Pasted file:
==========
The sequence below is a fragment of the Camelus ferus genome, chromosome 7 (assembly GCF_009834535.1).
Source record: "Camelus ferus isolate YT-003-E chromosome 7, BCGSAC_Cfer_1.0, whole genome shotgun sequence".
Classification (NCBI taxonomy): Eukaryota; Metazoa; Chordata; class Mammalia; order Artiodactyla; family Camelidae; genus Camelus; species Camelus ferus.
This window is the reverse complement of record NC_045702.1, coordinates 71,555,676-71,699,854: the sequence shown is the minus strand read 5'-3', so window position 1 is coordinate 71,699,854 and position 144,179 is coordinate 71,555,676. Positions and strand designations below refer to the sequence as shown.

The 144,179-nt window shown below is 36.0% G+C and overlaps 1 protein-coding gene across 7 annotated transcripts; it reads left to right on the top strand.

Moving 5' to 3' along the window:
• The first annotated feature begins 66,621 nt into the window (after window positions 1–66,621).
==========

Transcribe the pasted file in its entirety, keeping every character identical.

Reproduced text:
The sequence below is a fragment of the Camelus ferus genome, chromosome 7 (assembly GCF_009834535.1).
Source record: "Camelus ferus isolate YT-003-E chromosome 7, BCGSAC_Cfer_1.0, whole genome shotgun sequence".
Classification (NCBI taxonomy): Eukaryota; Metazoa; Chordata; class Mammalia; order Artiodactyla; family Camelidae; genus Camelus; species Camelus ferus.
This window is the reverse complement of record NC_045702.1, coordinates 71,555,676-71,699,854: the sequence shown is the minus strand read 5'-3', so window position 1 is coordinate 71,699,854 and position 144,179 is coordinate 71,555,676. Positions and strand designations below refer to the sequence as shown.

The 144,179-nt window shown below is 36.0% G+C and overlaps 1 protein-coding gene across 7 annotated transcripts; it reads left to right on the top strand.

Moving 5' to 3' along the window:
• The first annotated feature begins 66,621 nt into the window (after window positions 1–66,621).